Youth Homelessness in Ballarat

By Stephanie Jensen

Homelessness is a persisting problem in the city of Ballarat. Events such as Christmas in July and the National Homeless Persons' Week in August have been established as permanent fixtures on the calendar to promote awareness and concern for those who consistently go unnoticed. As we leave the harsh winter months behind, those left still standing find themselves warmer, yet no better off. The Ballarat Soup Bus sees a consistent amount of homeless attendance, who are sustained by a nightly meal they have no hope of providing for themselves. These people are well below the poverty line, and are kept alive by hand-outs, foraging and occasional free meals. For most people, notions of homelessness will conjure up images of an elderly man, raving in the street, on his last bottle and paying the price for an irresponsible lifestyle and addictive personality.

This stereotype has been irrevocably shattered, however, by the increasing problem of youth homelessness, showing that although so much has been achieved through the Salvation Army and donations, the problem of homelessness has nonetheless managed to traverse generations. And how couldn't it? The social, political and economic environment our youths face today is undeniably formidable; in an age where one would need a degree just to get a job in the mailroom at a law firm, what happens to those who can't afford (through lack of familial support or funds) a university education? There are many who are encouraged by unemployment rates, which haven't risen above five per cent for quite some time; yet a more qualitative perusal of such stats will inevitably paint a less positive picture: full-time positions, enough for a person to live on, are scarcer than ever, with a trend towards part-time, casual and relief work. Many of the jobs that offer such limited hours are also notorious for their lack of permanence and consistency, further limiting the choices that youth have today.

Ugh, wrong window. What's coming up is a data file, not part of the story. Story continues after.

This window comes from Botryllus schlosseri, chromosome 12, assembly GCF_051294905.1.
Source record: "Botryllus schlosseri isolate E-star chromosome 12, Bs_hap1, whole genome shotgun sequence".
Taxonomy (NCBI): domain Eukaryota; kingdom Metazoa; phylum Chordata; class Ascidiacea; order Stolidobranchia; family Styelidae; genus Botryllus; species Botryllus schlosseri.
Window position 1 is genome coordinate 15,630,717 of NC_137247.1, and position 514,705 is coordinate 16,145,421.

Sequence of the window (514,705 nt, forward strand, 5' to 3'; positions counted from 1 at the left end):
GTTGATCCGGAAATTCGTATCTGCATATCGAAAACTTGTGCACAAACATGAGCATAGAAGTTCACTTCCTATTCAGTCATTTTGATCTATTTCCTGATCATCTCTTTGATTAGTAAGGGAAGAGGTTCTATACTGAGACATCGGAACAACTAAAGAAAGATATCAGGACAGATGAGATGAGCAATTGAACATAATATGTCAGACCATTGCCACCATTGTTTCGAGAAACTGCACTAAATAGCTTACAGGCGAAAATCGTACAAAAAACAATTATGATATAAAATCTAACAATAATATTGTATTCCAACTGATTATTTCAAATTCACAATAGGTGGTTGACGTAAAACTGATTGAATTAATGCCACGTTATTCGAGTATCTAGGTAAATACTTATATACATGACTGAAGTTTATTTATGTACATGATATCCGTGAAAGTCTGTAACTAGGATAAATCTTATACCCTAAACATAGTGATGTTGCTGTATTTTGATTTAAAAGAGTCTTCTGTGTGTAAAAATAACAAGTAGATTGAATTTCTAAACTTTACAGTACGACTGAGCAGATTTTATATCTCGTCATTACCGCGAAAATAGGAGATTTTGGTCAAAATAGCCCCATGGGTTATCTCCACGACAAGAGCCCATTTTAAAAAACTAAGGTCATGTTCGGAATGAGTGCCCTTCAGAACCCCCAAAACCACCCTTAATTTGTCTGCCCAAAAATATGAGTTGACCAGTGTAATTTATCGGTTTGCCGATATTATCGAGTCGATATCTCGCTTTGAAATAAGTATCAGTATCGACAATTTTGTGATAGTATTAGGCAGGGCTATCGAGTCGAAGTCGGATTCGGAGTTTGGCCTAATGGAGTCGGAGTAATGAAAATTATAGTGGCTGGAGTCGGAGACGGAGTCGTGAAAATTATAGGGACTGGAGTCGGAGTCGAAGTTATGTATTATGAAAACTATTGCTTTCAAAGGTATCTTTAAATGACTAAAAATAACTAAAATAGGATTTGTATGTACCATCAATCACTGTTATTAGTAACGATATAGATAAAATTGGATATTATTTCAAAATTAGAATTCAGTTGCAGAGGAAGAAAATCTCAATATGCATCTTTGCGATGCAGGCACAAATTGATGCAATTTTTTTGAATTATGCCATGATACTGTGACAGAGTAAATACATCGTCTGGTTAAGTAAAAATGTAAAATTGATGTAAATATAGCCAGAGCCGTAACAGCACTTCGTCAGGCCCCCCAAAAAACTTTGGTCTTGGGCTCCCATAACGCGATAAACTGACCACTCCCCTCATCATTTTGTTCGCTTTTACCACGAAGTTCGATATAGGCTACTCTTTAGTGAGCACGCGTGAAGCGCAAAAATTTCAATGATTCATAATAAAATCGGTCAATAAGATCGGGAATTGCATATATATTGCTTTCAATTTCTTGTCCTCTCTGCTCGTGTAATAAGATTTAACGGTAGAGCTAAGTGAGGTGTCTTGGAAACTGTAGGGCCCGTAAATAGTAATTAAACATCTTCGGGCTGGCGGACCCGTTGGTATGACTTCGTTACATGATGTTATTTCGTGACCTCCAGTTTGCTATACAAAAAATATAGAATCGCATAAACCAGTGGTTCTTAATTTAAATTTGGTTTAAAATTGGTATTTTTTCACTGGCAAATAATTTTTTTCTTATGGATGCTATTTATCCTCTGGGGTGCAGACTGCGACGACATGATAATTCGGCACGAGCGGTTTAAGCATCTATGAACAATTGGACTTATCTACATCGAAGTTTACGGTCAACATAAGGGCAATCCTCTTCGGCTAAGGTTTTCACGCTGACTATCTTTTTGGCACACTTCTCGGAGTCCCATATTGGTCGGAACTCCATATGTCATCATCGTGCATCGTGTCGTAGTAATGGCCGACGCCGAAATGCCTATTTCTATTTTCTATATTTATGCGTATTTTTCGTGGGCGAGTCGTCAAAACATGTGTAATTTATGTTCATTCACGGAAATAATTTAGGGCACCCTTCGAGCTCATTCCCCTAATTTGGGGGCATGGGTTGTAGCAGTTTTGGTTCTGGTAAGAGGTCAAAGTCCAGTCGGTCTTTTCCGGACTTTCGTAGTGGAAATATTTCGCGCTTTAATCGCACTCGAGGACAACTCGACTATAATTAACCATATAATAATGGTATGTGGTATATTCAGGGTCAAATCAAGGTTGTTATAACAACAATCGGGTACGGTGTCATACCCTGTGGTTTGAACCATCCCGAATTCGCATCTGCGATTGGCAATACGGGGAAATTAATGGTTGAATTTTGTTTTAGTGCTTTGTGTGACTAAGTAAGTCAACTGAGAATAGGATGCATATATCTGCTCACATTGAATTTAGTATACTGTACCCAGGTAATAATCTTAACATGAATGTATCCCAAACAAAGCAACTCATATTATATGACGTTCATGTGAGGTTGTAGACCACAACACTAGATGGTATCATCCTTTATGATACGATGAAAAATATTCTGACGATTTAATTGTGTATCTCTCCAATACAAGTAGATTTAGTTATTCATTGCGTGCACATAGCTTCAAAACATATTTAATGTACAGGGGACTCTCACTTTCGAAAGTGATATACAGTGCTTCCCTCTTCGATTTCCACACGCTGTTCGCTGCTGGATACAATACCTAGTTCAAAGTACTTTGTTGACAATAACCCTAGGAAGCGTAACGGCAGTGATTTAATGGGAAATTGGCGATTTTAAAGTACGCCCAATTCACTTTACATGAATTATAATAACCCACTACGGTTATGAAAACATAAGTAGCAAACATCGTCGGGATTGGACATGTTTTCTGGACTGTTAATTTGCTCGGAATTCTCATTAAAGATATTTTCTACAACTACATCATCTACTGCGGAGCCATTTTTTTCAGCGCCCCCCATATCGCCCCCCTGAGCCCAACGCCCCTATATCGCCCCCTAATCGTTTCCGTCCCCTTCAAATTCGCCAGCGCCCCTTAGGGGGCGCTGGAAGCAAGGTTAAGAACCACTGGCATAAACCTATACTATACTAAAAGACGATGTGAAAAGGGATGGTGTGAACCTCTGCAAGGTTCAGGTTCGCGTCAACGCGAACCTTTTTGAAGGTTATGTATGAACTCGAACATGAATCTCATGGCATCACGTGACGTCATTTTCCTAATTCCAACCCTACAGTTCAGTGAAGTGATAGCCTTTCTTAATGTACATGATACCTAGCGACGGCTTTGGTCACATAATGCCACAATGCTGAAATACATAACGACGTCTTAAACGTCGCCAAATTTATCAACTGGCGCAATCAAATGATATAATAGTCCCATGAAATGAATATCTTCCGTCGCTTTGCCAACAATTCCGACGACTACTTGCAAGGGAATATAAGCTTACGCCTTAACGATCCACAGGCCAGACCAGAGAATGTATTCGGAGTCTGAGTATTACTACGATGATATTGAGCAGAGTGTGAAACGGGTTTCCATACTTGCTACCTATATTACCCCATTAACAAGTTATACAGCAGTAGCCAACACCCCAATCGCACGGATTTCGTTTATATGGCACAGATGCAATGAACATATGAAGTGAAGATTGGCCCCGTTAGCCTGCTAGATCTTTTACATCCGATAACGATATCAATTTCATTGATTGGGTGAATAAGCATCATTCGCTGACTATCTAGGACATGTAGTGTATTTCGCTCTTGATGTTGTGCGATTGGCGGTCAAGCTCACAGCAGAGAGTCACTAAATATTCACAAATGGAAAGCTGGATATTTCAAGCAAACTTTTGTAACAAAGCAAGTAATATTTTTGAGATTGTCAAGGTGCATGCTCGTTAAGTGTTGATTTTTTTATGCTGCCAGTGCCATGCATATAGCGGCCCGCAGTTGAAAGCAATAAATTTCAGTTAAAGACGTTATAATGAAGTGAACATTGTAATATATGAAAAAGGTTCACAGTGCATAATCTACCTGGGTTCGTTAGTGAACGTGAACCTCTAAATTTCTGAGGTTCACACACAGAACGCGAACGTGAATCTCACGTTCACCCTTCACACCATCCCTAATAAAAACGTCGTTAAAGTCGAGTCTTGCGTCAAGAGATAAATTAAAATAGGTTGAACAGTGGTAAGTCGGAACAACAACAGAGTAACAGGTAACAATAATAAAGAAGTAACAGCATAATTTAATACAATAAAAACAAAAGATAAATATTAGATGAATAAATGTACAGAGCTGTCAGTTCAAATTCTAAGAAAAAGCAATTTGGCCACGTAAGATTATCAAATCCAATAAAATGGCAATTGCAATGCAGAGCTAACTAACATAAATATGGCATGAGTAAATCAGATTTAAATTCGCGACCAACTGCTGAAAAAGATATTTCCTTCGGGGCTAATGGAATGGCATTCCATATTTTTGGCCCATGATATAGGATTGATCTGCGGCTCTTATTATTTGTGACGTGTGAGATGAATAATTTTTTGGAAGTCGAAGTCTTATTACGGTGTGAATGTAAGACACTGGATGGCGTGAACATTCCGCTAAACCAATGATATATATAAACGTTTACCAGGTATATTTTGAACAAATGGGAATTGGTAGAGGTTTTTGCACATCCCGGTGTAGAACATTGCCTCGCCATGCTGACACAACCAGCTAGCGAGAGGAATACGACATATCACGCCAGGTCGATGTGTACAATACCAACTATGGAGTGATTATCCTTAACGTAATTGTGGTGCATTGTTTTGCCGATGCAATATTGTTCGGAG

But joblessness doesn't guarantee homelessness. Rather, it is one of the factors which contribute significantly to the economic slippery slope that leads to stretched household budgets and unstable home lives. While Ballarat residents are being constantly informed of the significant homeless presence in their own backyard, it becomes an issue of turning public concern into public action. We all know what homelessness looks like, but what are the causes? These can be as varied as they are damaging; this variety has the potential to muddy what we think we know about the homeless population. The face of homelessness has changed: the spectrum can include both employed and unemployed, students and professionals, PhDs and freelancers. What these unlikely victims lack is a solution that addresses the roots of the problems that led to their homelessness; whether they are on the street or couch-surfing, it creates a vicious cycle that is self-perpetuating often unbreakable. The denial of one of the basic constituents to human life, shelter, is both the result of devastation, and is devastating. Unless true actions are taken to make sustainable differences to these people's lives, this social problem may persist to reach an ever-more tragic end.

 

Are you a young person who wants their opinion heard? Lead On Ballarat is looking for young people to work with journalists to write on youth issues. For more information contact Lead On Ballarat: ballarat@leadon.com.au

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